A vibrant voice of Haiti

Jonathan Demme masterpiece `The Agronomist' introduces the world to Jean Dominique, scientist turned activist broadcaster


May 23, 2004|By Michael Sragow | Michael Sragow,SUN MOVIE CRITIC

At the same time that director Jonathan Demme was mounting the milestone anti-yuppie comedy, Something Wild (1986), the hilarious Mafia parody, Married to the Mob (1988), the breakthrough serial-killer thriller The Silence of the Lambs (1991), and the first mainstream-film attack on homophobia in the time of AIDS, Philadelphia (1993), he was slaking his thirst for unspoiled culture and liberation politics by plunging into all things Haitian.

Demme's previous documentaries about Haiti barely made it past the festival circuit. But The Agronomist, the story of an expert in the science of soil management who became a champion of Haiti's peasantry, has crashed into theaters as a masterpiece of personal filmmaking.

This heartfelt, excitingly complex, art-kissed documentary (now playing at the Charles) portrays Demme's late friend Jean Dominique, a Haitian agronomist turned crusading radio broadcaster, as a man who burns with the glory of free expression. What makes the movie emotionally overwhelming is that it filters the exultation and sadness of an entire country through the soul of a national hero. Dominique, a scion of his country's privileged class, dedicated his life to giving voice to people without a voice and thus uplifting his race - the human race.

Grabbing time to speak over the phone from outside his New York editing suite (where he's completing his remake of The Manchurian Candidate, due out July 30), Demme is up-front about his personal motivation for making The Agronomist. The first words out of his mouth are, "Jean Dominique was such a great guy!"

But Dominique's move from agronomy to broadcast journalism also galvanized Demme: "You have to appreciate the visionary nature of his choice to work in radio and create what could be the literature of illiterate people."

The director traces the roots of Dominique's audacity to his father "taking his little boy out of school to accompany him on trips so he can learn about the entire country. On those trips Jean learned not only to appreciate the land but also to love the people and try to make things better for them."

Staying off the soapbox

When The Agronomist depicts the Haitian ruling class' many ways of brutally manipulating farmers, the specifics always fit into sweeping historical forces - freedom and feudal repression wrestling for the fate of a country. Demme says that he and his lead editor, Lizi Gelber, agreed "that we had to be on guard against simply trying to `raise consciousness' or educate. ... The best way to turn people off from becoming thoroughly engrossed in Jean Dominique was to get on a soapbox." Dominique's championing of the native Creole tongue hits home because Dominique's demonstration of the dialect's hems, haws and guttural intonations brings out the high theater of his personality.

Though exiled twice - once in 1980, under the dictatorship of Jean-Claude "Baby Doc" Duvalier, and once in 1991, after the coup that ousted President Jean-Bertrand Aristide - Dominique had the spine to keep returning to Haiti for one righteous battle after another. Up to the end, he didn't shy from attacking even former friends like Aristide when he saw them becoming corrupt.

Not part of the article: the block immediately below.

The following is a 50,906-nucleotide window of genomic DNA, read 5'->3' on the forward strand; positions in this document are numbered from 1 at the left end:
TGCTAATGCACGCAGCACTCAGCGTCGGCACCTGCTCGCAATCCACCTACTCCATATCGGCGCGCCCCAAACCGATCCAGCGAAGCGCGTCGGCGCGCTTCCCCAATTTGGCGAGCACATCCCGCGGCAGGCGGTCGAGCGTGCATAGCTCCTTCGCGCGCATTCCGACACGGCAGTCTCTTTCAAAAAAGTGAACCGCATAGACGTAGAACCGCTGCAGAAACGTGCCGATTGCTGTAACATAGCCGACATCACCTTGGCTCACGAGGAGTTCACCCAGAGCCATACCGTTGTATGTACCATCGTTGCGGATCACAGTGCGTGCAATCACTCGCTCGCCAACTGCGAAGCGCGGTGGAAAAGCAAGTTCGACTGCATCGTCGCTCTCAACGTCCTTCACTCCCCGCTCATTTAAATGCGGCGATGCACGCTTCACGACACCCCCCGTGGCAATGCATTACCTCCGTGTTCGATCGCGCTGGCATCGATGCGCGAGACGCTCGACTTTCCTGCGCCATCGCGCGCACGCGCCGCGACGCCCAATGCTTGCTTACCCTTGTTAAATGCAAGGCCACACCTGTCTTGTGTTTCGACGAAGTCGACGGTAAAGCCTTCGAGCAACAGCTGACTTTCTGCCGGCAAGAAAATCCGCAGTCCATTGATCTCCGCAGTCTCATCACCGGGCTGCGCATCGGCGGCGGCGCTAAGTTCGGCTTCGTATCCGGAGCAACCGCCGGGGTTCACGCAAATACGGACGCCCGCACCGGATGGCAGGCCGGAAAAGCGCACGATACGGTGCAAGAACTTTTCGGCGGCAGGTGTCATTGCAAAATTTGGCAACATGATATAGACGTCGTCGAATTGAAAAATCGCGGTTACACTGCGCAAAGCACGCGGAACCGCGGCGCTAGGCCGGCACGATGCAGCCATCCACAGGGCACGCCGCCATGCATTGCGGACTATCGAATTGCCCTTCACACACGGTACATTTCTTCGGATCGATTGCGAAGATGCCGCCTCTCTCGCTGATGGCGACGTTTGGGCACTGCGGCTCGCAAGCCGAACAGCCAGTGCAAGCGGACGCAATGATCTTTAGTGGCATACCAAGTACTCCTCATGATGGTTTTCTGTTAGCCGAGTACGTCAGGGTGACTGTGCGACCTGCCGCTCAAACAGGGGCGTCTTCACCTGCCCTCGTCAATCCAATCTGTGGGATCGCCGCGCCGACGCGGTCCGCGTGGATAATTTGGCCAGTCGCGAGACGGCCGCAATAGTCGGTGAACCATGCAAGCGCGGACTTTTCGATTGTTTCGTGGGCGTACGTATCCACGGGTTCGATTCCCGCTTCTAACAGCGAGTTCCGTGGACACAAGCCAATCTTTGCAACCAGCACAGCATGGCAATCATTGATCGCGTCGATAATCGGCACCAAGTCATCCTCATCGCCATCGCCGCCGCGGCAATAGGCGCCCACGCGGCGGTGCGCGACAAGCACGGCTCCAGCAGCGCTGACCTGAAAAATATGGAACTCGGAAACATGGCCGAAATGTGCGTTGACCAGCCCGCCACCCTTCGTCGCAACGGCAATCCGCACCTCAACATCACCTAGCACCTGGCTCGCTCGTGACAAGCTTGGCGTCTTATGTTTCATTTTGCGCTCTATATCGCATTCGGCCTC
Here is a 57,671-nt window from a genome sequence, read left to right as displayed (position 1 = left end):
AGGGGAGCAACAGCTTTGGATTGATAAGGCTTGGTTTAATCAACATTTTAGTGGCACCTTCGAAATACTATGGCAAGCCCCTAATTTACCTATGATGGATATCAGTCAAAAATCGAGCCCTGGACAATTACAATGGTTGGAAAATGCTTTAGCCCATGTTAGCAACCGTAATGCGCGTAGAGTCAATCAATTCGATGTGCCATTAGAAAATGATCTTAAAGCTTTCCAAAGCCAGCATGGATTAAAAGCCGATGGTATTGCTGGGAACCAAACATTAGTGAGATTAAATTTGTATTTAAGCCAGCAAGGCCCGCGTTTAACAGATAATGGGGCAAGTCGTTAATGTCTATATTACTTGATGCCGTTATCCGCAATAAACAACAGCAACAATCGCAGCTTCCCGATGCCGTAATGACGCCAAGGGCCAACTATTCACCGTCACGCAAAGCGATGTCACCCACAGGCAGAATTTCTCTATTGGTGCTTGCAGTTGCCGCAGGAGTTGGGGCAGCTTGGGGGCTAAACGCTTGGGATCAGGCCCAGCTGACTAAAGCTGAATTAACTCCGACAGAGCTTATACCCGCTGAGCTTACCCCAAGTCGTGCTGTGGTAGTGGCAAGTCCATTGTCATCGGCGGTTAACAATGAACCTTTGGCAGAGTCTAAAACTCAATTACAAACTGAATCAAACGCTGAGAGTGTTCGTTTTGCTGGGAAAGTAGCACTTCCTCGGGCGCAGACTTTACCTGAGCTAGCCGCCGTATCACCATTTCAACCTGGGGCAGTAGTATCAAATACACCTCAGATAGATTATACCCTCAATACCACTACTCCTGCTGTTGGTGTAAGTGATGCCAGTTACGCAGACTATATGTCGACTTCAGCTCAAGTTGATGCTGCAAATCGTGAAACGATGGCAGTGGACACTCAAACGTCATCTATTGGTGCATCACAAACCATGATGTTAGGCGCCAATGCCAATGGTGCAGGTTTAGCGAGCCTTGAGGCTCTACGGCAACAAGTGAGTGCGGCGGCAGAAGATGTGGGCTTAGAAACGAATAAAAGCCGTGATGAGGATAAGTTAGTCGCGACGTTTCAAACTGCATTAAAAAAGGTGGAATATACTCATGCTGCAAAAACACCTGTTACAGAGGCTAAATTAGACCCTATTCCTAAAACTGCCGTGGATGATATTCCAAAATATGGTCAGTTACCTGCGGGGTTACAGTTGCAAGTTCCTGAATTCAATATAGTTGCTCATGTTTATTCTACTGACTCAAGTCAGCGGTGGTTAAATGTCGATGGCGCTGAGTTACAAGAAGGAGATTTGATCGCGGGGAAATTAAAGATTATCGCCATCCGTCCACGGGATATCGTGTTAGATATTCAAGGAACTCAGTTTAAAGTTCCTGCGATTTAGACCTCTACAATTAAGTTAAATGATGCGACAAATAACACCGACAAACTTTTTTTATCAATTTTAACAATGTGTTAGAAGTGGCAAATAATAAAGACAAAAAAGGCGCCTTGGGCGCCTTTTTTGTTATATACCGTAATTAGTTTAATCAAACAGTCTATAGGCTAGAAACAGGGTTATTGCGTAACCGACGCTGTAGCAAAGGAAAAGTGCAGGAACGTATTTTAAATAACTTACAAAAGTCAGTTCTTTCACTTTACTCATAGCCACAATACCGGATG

During Dominique's '90s exile, Demme began interviewing him in New York. The movie was going to be the upbeat tale of a fighter for democracy and peasants' rights living to see his dreams fulfilled. But on April 3, 2000, Dominique was assassinated.

The finished movie is far more stirring than mournful. Its power comes partly from how surely Demme prepares you for the courage of Dominique's wife, Michele Montas, the revolutionary's partner in every way and the second hero of this picture (she too pursued causes instead of privilege). The movie climaxes a month after the killing. From the booth of Dominique's station, Radio Haiti Inter, Michele declares that Haitian magic has shielded her husband and he is not dead.

"Can you see how shaky my hands were when I was filming that?" Demme asks me. "I didn't know what her text was going to be. Part of going down there to finish the film had to do with me acting out my grief and loss. ... Her going back on the air provided me with a sense of purpose."

Intricate and rhythmic

Dominique does seem to live on - his words never stop resonating in your head. Both in interviews and snatches of his work, he delivers beats as seductive as the film's Wyclef Jean-Jerry Duplessis score. At one point, the soundtrack spills over with Dominique's commentary on an 8-day religious festival at the rural town of Saut D'Eau. The "crazed festivities" blend elements of Catholicism and voodoo as pilgrims bathe, gyrate and pray at a waterfall near a spot where the Virgin Mary's image is said to have been seen in the 19th century. Dominique improvises about "the tragedy and terror of a people awakened with eyes open, wide open" while men and women caught up in ecstatic rites fill Demme's screen.

Baltimore Sun Articles
Please note the green-lined linked article text has been applied commercially without any involvement from our newsroom editors, reporters or any other editorial staff.